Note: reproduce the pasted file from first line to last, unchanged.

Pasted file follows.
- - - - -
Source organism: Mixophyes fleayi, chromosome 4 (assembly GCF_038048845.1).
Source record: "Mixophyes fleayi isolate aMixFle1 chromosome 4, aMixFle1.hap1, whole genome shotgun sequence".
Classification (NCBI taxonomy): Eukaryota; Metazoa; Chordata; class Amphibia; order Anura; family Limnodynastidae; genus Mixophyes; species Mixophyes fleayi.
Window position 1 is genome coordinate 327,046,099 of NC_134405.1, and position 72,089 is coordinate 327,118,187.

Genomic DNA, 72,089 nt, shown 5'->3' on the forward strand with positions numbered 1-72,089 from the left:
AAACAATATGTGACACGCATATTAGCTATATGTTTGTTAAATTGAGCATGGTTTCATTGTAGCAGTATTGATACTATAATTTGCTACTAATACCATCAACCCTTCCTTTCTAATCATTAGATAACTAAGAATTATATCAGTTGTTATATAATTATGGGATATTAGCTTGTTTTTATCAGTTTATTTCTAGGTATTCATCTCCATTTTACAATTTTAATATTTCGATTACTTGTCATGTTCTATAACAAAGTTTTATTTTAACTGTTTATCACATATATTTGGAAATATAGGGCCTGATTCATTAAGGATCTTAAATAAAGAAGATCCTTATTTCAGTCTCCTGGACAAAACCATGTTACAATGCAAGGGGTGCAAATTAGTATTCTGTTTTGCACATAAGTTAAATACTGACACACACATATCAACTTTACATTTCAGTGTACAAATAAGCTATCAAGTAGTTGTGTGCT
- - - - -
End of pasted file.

Source organism: Mixophyes fleayi, chromosome 4 (assembly GCF_038048845.1).
Source record: "Mixophyes fleayi isolate aMixFle1 chromosome 4, aMixFle1.hap1, whole genome shotgun sequence".
Classification (NCBI taxonomy): Eukaryota; Metazoa; Chordata; class Amphibia; order Anura; family Limnodynastidae; genus Mixophyes; species Mixophyes fleayi.
Window position 1 is genome coordinate 327,046,099 of NC_134405.1, and position 72,089 is coordinate 327,118,187.

Genomic DNA, 72,089 nt, shown 5'->3' on the forward strand with positions numbered 1-72,089 from the left:
AAACAATATGTGACACGCATATTAGCTATATGTTTGTTAAATTGAGCATGGTTTCATTGTAGCAGTATTGATACTATAATTTGCTACTAATACCATCAACCCTTCCTTTCTAATCATTAGATAACTAAGAATTATATCAGTTGTTATATAATTATGGGATATTAGCTTGTTTTTATCAGTTTATTTCTAGGTATTCATCTCCATTTTACAATTTTAATATTTCGATTACTTGTCATGTTCTATAACAAAGTTTTATTTTAACTGTTTATCACATATATTTGGAAATATAGGGCCTGATTCATTAAGGATCTTAAATAAAGAAGATCCTTATTTCAGTCTCCTGGACAAAACCATGTTACAATGCAAGGGGTGCAAATTAGTATTCTGTTTTGCACATAAGTTAAATACTGACACACACATATCAACTTTACATTTCAGTGTACAAATAAGCTATCAAGTAGTTGTGTGCT